Pituitary dysfunction after traumatic brain injury: are there definitive data in children?

Arch Dis Child doi:10.1136/archdischild-2016-311609

  1. Correspondence toDr Paula Casano-Sancho, Pediatric Endocrinology Unit, Sant Joan de Déu Hospital, Passeig Sant Joan de Déu, Santa Rosa 39-57, Esplugues, Barcelona 08950, Spain; pcasano@hsjdbcn.org
  • Received 14 July 2016
  • Revised 26 October 2016
  • Accepted 27 October 2016
  • Published Online First 21 November 2016

Abstract

In the past decade, several studies in adults and children have described the risk of pituitary dysfunction after traumatic brain injury (TBI). As a result, an international consensus statement recommended follow-up on the survivors. This paper reviews published studies regarding hypopituitarism after TBI in children and compares their results.

The prevalence of hypopituitarism ranges from 5% to 57%. Growth hormone (GH) and ACTH deficiency are the most common, followed by gonadotropins and thyroid-stimulating hormone. Paediatric studies have failed to identify risk factors for developing hypopituitarism, and therefore we have no tools to restrict screening in severe TBI. In addition, the present review highlights the lack of a unified follow-up and the fact that unrecognised pituitary dysfunction is frequent in paediatric population.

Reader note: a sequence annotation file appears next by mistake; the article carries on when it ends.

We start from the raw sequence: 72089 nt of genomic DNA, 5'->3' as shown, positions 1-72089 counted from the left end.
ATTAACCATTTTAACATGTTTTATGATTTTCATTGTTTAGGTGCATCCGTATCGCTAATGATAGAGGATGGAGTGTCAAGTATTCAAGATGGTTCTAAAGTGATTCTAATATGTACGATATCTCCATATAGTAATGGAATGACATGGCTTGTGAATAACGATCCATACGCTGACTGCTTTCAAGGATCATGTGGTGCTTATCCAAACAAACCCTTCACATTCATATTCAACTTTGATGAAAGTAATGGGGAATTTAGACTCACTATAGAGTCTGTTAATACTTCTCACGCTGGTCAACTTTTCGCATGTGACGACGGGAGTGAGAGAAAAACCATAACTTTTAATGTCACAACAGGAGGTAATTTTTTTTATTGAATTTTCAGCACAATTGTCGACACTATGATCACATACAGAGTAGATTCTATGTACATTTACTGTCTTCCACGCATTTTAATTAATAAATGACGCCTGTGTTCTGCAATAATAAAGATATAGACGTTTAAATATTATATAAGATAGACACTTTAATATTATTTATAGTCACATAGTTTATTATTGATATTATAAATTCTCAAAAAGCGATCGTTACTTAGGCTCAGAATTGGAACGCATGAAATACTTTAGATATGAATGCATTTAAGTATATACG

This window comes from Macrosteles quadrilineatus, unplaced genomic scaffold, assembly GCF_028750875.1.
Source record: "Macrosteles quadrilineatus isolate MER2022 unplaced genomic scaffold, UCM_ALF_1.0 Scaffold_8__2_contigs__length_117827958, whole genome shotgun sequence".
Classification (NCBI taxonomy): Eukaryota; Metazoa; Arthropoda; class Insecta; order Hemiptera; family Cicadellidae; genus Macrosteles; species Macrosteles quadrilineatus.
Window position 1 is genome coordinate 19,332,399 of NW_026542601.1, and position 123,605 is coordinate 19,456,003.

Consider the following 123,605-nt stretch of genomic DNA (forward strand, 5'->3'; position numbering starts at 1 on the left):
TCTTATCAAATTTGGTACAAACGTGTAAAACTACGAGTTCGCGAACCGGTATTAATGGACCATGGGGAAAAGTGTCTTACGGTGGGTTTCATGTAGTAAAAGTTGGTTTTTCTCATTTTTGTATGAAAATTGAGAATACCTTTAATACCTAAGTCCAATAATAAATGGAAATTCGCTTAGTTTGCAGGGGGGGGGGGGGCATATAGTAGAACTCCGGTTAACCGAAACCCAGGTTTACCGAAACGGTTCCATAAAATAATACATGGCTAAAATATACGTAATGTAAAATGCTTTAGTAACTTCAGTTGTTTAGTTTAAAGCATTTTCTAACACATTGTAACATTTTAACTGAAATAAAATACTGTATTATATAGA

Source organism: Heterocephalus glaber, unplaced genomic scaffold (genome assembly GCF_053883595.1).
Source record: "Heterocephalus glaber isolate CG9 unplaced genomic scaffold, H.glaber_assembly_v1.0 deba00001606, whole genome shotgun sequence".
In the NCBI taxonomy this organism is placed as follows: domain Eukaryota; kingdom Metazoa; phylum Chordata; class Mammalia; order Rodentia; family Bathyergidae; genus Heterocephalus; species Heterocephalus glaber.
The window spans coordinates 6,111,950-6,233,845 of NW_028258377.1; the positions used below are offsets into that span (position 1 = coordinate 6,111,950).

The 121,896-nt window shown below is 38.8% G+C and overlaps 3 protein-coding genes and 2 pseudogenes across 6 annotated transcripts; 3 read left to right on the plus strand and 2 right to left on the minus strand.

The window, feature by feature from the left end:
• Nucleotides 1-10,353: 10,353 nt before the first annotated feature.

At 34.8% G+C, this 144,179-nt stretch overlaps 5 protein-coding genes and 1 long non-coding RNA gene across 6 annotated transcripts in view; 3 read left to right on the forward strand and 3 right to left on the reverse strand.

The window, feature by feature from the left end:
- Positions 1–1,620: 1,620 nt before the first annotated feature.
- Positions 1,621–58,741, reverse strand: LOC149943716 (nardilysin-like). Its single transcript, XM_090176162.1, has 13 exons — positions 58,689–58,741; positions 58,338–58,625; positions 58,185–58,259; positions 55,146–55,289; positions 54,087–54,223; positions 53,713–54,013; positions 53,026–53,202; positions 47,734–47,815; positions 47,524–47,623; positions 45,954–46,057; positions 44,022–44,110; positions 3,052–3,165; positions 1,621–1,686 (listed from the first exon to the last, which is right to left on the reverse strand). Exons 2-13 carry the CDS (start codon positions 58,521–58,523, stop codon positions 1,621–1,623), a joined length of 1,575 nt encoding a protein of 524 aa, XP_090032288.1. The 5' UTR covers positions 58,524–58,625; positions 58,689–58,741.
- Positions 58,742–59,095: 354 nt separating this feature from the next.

The effect of hormonal replacement in patient recovery is important enough to consider baseline screening and reassessment between 6 and 12 months after TBI. Medical community should be aware of the risk of pituitary dysfunction in these patients, given the high prevalence of endocrine dysfunction already reported in the studies. Longer prospective studies are needed to uncover the natural course of pituitary dysfunction, and new studies should be designed to test the benefit of hormonal replacement in metabolic, cognitive and functional outcome in these patients.

From http://adc.bmj.com/content/early/2016/11/21/archdischild-2016-311609.short?rss=1

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